Why You Shouldn’t Use Your Fingerprints to Lock Your Phone
Today, many new smart phones feature touch recognition, or “touch ID.” The feature allows a phone to record and recognize a user’s fingerprint. When the user places his or her thumb over a sensor, the phone will unlock. If the phone does not recognize the fingerprint, the phone will stay locked.
Most people who have phones with touch ID capabilities use this technology. It is fast, convenient and – admittedly – simply interesting technology. It also gives users a sense of security. They can feel assured that their phone will not be accessed by anyone else.
There are many strong arguments as to why you should not use your fingerprints to lock your phone, however. Specifically, if a police officer arrests you, the fact that your phone is locked via fingerprint could become an issue.
Here is what you should know about biometrics and searches of your private electronic communication devices. If you have any questions about how these issues may impact you, please contact our Phoenix criminal defense lawyers.
What Are Biometrics?
Biometrics – short for biological measurements – are an individual’s set of unique physical measurements. Your fingerprint is an example of a biometric.
Biometric technology is technology that uses your biometrics to accomplish a specific task such as to unlock a smart phone. Biometrics are becoming a huge part of technology today. They may also impact your constitutional rights.
You Have a Right Not to Reveal the Contents of Your Mind
The Fifth Amendment of the United States Constitution protects individuals from having to testify against themselves or saying anything that could be used against them. This includes being forced to tell officers a password to unlock a phone that could contain information that could be used against you. In other words, if a police officer asks you to tell them your password, you have the right to refuse.
Your biometrics are not as private or protected as the contents of your mind, as an Inc.com writer explains. In fact, biometric data is collected from every person that is arrested, starting with their fingerprints.
Because you expose your biometrics to the public every day, including your fingerprints, police officers may be able to ask you to press your finger onto a smart phone in order to unlock it and reveal its contents. Under some circumstances, you could be required to comply with such a request.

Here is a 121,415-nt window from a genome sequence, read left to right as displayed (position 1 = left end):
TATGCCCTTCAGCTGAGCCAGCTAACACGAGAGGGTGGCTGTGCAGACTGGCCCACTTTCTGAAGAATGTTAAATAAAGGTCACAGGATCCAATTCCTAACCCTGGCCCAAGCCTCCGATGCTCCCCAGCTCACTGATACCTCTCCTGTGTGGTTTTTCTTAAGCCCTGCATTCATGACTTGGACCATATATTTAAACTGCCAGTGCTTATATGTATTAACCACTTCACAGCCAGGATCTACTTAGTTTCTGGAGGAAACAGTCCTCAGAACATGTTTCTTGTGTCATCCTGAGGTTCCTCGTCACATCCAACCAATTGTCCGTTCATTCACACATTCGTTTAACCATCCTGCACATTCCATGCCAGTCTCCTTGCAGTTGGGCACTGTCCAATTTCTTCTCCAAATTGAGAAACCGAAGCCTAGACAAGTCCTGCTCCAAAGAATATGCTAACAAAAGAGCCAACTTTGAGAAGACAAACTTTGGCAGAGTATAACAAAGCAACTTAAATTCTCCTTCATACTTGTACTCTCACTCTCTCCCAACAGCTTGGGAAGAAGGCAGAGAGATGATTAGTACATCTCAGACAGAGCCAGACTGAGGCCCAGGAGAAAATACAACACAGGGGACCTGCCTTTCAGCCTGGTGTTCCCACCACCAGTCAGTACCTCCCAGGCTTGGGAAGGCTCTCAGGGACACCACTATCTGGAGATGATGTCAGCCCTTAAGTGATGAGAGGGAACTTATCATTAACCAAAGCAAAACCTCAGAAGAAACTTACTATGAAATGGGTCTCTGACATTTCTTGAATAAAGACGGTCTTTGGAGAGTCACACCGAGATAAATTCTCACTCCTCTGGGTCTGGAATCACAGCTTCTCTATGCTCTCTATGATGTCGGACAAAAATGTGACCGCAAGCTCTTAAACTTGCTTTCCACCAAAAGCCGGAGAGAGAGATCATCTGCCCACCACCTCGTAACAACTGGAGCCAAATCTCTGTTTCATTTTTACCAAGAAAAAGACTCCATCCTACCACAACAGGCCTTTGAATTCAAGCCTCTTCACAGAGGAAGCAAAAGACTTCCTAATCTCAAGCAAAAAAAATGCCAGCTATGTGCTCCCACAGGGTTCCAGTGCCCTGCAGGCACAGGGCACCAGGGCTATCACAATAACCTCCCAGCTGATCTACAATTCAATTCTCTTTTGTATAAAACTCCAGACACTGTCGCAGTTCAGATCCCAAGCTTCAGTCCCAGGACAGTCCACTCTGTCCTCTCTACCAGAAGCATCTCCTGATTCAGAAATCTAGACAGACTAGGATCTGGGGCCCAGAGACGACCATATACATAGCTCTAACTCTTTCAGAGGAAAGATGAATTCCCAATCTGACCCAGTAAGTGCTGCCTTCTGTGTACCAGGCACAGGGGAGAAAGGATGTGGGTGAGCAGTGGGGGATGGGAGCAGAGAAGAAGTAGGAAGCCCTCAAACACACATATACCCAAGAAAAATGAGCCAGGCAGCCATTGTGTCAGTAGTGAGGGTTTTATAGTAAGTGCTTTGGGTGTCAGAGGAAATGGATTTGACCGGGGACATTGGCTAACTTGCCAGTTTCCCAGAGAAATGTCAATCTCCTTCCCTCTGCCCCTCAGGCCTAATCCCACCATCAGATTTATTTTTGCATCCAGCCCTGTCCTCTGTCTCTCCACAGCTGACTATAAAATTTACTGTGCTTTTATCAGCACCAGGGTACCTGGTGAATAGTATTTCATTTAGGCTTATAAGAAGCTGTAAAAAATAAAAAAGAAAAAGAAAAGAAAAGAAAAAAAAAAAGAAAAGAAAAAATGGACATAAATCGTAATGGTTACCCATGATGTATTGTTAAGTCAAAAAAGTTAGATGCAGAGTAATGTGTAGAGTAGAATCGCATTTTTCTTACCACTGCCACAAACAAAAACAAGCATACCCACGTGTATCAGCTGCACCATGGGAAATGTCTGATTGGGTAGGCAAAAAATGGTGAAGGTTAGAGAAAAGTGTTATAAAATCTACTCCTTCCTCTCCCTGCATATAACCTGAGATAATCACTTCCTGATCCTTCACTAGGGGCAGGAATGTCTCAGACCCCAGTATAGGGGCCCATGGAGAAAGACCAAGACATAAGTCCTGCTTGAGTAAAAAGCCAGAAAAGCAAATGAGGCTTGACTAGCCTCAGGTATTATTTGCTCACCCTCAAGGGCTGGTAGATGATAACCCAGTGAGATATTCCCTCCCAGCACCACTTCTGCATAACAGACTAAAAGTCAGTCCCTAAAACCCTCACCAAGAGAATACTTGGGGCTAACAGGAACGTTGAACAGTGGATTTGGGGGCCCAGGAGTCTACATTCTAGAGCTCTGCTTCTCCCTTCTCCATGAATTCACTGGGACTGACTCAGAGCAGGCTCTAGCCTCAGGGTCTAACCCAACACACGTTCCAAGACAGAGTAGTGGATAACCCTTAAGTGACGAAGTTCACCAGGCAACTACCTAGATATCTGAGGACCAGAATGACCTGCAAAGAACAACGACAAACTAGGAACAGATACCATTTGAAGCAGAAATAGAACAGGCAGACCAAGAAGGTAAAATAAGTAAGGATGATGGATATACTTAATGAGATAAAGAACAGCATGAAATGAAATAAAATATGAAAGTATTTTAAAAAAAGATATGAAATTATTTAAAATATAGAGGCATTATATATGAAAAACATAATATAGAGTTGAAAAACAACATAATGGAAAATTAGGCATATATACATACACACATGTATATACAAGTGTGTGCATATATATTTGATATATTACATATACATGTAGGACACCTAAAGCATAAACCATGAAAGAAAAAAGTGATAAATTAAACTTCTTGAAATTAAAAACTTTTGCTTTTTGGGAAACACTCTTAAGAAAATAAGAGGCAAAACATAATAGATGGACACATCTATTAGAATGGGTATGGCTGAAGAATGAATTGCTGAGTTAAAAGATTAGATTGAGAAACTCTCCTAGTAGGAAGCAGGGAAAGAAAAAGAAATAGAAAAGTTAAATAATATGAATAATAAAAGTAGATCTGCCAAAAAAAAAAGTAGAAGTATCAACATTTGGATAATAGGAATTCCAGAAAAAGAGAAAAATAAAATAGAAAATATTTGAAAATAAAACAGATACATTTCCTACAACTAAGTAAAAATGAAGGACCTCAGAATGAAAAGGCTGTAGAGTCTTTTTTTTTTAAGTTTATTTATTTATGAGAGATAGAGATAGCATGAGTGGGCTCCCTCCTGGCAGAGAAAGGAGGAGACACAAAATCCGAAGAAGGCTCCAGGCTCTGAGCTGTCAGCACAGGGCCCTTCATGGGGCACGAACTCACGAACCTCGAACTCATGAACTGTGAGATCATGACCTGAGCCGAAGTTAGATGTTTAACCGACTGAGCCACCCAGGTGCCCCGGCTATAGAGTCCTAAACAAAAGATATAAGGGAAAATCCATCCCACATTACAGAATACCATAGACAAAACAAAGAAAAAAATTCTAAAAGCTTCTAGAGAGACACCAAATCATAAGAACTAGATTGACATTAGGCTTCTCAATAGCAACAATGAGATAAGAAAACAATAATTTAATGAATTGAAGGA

In fact, in Los Angeles, a federal judge recently signed a search warrant that allowed for the search of a woman’s phone. The warrant also allowed the officers to force the woman to press her finger to the iPhone and unlock it. You can read more about the story in the Los Angeles Times.
What Incriminating Evidence Could Your Phone Hold?
You might be thinking that because you are not a criminal and have nothing to hide, it does not matter whether police officers can access your phone.
Unfortunately, data on your phone that appears to be seemingly innocent to you may be used as evidence against you in court. It is impossible know what the police will find and how the prosecution will interpret it. Police officers may also obtain warrants to search your tablet, office computer, private home computer or laptop.
You should make sure that all of your information is password-protected. You should also make sure that your private accounts, including social media and e-mail accounts, are protected by passwords.
You should know that you have a right to withhold consent to any warrantless search of any of your personal items. A police officer can search your personal items only if they have reasonable suspicion of criminal activity or probable cause to do so, or if they have obtained a warrant.
Our Phoenix Criminal Defense Attorneys Can Help You
If you are arrested and charged with a crime, you need to understand your legal rights. You also need to know your rights if you are subjected to a warrantless search.
At Mushkatel, Robbins & Becker, PLLC, our experienced Phoenix criminal defense attorneys believe in upholding the rights of those who are a part of our criminal system. We are here to advocate for you and make sure that your constitutional rights are protected. We will do everything we can to suppress any unlawfully obtained evidence, including cell phone data.
If you have been charged with a crime or believe that you will be charged in the near future, please contact us today by calling our offices or submitting our online form.